But this is a football podcast, and you don’t want to talk about track and field all the time. You want to talk about some football. You see, like I said. Carlisle was his college as well. It was one of those things were the whole time you’re there. Pop Warner didn’t want him to play football, because he knew he had this star. The guy who could basically win every track meet by himself. But finally he would give in. So I guess one day he said, “Here, here’s the duke. Here’s the football, man. You take that ball, try to run through those guys, and we’ll see what you got.” So then Jim Thorpe proceeds to pop that ball in his, I don’t know if he was right handed or left handed, I guess we could figure it out. But he would pop that ball in his arm and he would end up running over the entire team. So then Pop stops the practice. You know he was beside himself. He said, “How did that guy who never played football run through my entire defense?” He proceeded to take those guys on the sidelines and ripped them a new one all up and down the scene, and said “You know what? This is the dude who had never played football in his entire life and you’re going to let him run through all of you? I’m disappointed. You better step up, ship up, and you’re going to stop this guy.” So, Pop decides to give him the ball again. Jim Thorpe proceeds to just stomp all over every body in his way. Elbows. Stiff arms. Spins. Stomps, smash, run go. Gets through the entire defense all by himself. So then Pop said “I guess you’re on the team then.” And he would end up having an illustrious college career, but one of his best games came against Harvard. You know, Carlisle, a little school. Harvard, a dominant powerhouse. Who ended up winning the championship in the specific year I’m talking about? But they had to go through Carlisle. And Carlisle was the only team that ended up beating them. And he ran for 173 yards, kicked 4 field goals, and the last one was a 48-yard field goal for the win. And he did all this on a swollen ankle. Like I said, he was just by far and away the best athlete on the field at any given point in time. But he also had like a bad reputation. Like you know, like a guy who was tough. Just you know, “I grew up on a reservation and I had some problems, and I don’t feel like dealing with you, so I’m just going to take all my anger and aggression on you”. Better get out of the way. And here’s a quote from his son from that ESPN Classic video. It went as such. “These guys would come charging in and Dad, and Dad would just drop the ball and kick anybody that came close to him. So he put some of these guys in the hospital. And he had such a bad reputation for that, that nobody wanted to charge in on him.” His biggest college season ended up happening after he came back from the Olympics, where he led Carlisle to a 12-1-1 record. He had 1,860 rushing yards on 191 attempts. For some reason, this Smithsonian article I was reading, said 2 of these games Thorpe played in. So it was possible he was the first ever 2,000-yard rusher in College, which would have been the first 2,000-yard rusher ever. He also had 25 touchdowns and 198 points scored for the Carlisle Indians that year. So, again, of course, he was an All-American. All teams wanted Carlisle on their schedule, because Jim Thorpe. He would bring the crowds. He would bring the money. He would make College football just continue to grow ever so more. But that was not what he was most famous for at this time.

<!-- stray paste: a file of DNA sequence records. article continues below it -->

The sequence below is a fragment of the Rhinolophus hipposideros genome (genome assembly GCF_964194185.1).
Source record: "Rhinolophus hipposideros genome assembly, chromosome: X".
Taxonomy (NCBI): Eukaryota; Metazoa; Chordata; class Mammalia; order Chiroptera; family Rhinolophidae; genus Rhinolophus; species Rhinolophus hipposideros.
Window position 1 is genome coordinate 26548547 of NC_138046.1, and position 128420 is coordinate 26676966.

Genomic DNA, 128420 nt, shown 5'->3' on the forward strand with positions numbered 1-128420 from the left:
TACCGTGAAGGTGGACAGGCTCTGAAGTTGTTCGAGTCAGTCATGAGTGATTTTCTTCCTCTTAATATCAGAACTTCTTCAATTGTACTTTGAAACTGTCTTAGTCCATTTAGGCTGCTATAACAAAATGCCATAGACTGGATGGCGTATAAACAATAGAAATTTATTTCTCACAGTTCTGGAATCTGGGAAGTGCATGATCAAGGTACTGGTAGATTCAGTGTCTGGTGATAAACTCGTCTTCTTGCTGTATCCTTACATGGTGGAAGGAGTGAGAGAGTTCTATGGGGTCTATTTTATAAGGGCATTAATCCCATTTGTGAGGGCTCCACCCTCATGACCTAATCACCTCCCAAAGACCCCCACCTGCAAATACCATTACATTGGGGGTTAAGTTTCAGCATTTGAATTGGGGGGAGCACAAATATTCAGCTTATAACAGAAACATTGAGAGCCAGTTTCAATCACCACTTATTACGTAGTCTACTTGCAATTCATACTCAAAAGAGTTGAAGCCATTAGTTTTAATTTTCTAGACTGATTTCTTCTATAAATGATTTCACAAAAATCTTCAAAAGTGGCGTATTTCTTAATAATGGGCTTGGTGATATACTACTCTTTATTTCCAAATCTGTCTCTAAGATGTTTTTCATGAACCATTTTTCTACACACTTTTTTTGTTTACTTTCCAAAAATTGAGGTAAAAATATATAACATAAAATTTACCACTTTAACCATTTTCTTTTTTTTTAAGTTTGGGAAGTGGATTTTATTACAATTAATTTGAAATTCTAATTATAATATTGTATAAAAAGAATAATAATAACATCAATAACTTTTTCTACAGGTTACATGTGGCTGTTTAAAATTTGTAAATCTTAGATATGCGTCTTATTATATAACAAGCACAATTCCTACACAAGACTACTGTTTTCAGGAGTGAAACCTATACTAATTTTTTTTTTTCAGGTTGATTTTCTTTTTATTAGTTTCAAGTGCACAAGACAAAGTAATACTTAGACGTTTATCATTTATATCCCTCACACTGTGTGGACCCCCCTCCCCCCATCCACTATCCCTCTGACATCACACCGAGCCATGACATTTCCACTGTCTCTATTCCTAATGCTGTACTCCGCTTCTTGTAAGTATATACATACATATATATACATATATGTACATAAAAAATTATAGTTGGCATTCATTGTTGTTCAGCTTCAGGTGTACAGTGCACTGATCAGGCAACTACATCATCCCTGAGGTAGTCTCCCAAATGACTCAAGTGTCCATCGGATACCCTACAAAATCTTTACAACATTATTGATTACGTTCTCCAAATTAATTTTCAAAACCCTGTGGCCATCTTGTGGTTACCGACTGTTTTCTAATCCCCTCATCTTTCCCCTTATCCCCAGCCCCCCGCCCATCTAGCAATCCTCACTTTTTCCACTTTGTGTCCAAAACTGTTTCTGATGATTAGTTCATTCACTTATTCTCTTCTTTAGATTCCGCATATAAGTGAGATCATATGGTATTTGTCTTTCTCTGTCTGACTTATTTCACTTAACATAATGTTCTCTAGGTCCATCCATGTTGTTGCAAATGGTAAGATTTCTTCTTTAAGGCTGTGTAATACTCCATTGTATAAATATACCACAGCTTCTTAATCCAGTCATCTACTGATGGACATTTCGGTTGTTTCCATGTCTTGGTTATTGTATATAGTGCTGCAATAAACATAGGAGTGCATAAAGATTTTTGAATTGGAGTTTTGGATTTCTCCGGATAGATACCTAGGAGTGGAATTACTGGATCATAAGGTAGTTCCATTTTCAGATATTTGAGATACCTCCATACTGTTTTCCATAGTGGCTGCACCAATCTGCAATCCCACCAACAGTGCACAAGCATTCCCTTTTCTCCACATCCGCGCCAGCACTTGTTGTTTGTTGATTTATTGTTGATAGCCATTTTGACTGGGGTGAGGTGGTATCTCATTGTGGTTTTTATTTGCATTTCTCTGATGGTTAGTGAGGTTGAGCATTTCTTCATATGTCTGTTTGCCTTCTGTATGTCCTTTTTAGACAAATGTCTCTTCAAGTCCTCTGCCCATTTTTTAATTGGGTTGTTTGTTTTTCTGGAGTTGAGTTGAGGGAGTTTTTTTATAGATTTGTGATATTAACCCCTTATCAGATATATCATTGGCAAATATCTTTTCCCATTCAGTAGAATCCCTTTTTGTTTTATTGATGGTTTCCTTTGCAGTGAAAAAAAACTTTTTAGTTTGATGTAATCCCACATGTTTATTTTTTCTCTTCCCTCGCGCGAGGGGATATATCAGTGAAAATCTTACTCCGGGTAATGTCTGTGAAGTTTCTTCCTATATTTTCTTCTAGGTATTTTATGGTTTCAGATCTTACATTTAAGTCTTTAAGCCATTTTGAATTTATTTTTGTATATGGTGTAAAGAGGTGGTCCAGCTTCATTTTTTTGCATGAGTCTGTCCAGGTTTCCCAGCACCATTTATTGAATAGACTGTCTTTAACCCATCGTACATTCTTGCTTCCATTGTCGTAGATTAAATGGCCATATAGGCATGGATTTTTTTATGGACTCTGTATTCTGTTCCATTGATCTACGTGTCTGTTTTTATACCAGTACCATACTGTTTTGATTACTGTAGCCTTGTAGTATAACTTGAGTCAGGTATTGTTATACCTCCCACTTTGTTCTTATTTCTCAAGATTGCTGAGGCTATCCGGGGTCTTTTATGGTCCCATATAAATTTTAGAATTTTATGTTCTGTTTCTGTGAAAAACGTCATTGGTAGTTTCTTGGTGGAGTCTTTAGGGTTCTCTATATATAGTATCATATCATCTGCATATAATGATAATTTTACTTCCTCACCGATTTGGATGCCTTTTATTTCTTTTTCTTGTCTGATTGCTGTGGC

1912 Stockholm Olympics